Section 3.1 for a complete discussion of these stages). By examining cases such as these we can explore the value of the use of geospatial data and tools, the gap between today’s typical levels of geospatial preparedness on the one hand, and what could be done to lessen the impact and consequences of disasters on the other. Although the second and third scenarios are hypothetical, they almost inevitably will become real at some date in the future.



The terrorist attack that took place on September 11, 2001, in New York City resulted in thousands of lives lost, the collapse of the twin towers of the World Trade Center as well as damage to adjacent buildings, and extensive disruption of transportation and other lifeline systems, economic activity, and social activities within the city and the surrounding area. When the final accounting takes place, this attack will almost certainly constitute one of the most deadly and costly disaster events in U.S. history. In a very real sense, the September 11th tragedy, the nature of the damage that occurred, the challenges that the city’s emergency response faced, and the actions that were undertaken to meet those demands can be seen as a proxy—albeit a geographically concentrated one—for what a major earthquake can do in a complex, densely populated modern urban environment. Like an earthquake, the terrorist attack occurred with virtually no warning. As would be expected in an earthquake, fires broke out and many structures collapsed. As has been observed in major urban earthquakes and other disasters (e.g., Hurricane Katrina), structures housing facilities that perform critical emergency functions were destroyed, heavily damaged, or evacuated for life-safety reasons. Thus, the attack and its aftermath provide a useful laboratory for exploring a variety of engineering and emergency management issues and for learning lessons that can be applied in many other contexts.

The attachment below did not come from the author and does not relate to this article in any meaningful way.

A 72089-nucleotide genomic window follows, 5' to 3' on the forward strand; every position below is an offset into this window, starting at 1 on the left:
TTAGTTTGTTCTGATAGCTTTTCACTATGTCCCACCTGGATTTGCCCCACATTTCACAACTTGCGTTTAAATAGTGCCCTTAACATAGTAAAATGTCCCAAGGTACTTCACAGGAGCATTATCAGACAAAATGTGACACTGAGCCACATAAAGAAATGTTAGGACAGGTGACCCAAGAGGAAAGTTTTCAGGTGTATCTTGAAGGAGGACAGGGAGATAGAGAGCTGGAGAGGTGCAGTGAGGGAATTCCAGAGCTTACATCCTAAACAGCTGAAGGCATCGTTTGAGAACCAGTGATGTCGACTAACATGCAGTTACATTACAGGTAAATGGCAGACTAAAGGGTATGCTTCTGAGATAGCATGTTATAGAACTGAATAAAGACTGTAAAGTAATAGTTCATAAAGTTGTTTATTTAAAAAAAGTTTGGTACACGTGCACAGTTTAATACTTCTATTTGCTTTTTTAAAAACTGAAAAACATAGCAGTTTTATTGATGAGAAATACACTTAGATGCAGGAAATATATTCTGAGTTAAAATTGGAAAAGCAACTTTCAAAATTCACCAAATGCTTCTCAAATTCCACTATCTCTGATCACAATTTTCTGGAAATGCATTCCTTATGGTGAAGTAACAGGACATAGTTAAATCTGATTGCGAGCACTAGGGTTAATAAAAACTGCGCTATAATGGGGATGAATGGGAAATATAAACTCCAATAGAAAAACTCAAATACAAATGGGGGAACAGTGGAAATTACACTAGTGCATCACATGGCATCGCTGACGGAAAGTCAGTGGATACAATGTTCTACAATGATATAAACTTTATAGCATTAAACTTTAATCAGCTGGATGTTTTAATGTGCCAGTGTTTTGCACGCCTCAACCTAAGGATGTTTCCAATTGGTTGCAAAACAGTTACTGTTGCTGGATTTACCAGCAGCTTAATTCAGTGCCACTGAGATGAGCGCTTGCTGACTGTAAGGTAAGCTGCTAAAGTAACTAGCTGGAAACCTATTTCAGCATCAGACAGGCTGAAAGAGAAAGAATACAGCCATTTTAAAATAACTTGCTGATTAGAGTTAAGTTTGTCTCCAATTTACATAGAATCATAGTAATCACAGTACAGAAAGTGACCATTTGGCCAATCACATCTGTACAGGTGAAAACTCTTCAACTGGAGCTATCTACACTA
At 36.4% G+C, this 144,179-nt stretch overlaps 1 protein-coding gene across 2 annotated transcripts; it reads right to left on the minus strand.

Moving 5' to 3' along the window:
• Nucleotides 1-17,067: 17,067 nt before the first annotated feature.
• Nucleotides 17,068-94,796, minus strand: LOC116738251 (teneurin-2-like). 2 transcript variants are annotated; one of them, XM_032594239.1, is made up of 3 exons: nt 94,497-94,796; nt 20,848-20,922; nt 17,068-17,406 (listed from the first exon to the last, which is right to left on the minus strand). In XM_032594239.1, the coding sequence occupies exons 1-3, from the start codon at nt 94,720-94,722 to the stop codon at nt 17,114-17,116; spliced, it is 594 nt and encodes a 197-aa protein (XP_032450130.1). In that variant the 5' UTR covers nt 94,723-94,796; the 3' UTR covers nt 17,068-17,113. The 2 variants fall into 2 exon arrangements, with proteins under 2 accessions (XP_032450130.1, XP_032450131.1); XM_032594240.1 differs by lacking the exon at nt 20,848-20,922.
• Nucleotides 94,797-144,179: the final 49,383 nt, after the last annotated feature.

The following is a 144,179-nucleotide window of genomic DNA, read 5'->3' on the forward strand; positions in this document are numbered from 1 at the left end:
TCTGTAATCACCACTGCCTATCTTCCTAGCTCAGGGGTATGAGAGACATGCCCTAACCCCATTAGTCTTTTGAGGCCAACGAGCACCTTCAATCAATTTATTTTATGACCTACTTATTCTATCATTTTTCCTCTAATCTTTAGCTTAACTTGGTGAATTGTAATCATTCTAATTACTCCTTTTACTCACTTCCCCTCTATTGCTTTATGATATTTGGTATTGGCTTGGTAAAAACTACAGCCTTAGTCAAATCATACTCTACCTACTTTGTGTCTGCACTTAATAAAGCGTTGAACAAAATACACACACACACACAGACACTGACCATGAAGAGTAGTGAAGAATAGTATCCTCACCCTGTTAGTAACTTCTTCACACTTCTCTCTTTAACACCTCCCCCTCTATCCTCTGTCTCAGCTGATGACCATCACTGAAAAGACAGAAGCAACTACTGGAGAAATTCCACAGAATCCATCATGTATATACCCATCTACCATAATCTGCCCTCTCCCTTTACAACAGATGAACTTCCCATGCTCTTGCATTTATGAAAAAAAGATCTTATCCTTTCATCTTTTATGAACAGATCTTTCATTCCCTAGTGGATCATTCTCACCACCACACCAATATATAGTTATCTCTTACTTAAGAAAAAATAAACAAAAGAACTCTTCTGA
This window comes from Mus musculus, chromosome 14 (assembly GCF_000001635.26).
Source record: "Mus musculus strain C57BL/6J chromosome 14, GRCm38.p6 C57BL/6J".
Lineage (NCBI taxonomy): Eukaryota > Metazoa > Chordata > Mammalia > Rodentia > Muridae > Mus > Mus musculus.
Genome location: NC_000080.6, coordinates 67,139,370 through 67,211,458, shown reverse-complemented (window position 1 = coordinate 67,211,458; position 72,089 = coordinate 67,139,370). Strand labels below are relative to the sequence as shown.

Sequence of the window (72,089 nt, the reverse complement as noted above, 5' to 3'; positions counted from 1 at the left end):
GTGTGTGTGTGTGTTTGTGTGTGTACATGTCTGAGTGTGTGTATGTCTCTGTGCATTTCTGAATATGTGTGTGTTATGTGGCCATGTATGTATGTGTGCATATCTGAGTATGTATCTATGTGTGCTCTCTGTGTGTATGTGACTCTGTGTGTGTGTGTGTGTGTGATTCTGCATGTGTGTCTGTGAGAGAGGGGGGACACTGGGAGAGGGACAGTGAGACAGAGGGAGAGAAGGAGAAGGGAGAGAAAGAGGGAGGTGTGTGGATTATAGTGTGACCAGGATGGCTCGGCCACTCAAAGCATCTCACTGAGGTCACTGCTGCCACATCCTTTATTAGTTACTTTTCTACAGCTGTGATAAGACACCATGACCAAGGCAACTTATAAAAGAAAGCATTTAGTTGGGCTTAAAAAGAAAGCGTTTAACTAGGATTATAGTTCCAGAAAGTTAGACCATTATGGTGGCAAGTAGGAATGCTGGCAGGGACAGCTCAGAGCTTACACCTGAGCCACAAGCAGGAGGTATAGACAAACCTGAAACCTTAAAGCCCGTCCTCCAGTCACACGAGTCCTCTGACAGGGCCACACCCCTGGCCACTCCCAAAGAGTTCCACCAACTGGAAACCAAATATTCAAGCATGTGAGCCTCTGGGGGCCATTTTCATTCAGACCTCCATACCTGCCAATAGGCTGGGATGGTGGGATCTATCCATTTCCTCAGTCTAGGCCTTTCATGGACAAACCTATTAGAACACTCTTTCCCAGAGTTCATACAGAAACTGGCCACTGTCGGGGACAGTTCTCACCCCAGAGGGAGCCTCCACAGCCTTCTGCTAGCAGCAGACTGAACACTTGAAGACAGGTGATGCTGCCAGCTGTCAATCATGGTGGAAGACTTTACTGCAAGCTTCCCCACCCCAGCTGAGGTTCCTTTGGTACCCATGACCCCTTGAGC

The initial attack caused the collapse of the two main towers of the World Trade Center, but flaming debris from the impact of the first jet ignited a fire in a fuel tank in Building 7, weakening the structure so significantly that this building also collapsed, destroying one of the most sophisticated emergency operations centers (EOCs) in the country. Housed in the EOC were geospatial tools and municipal data that had been carefully accumulated over years to respond to numerous types of emergencies. Backup data, which were stored in another part of the same

The National Academies | 500 Fifth St. N.W. | Washington, D.C. 20001
Copyright © National Academy of Sciences. All rights reserved.
Terms of Use and Privacy Statement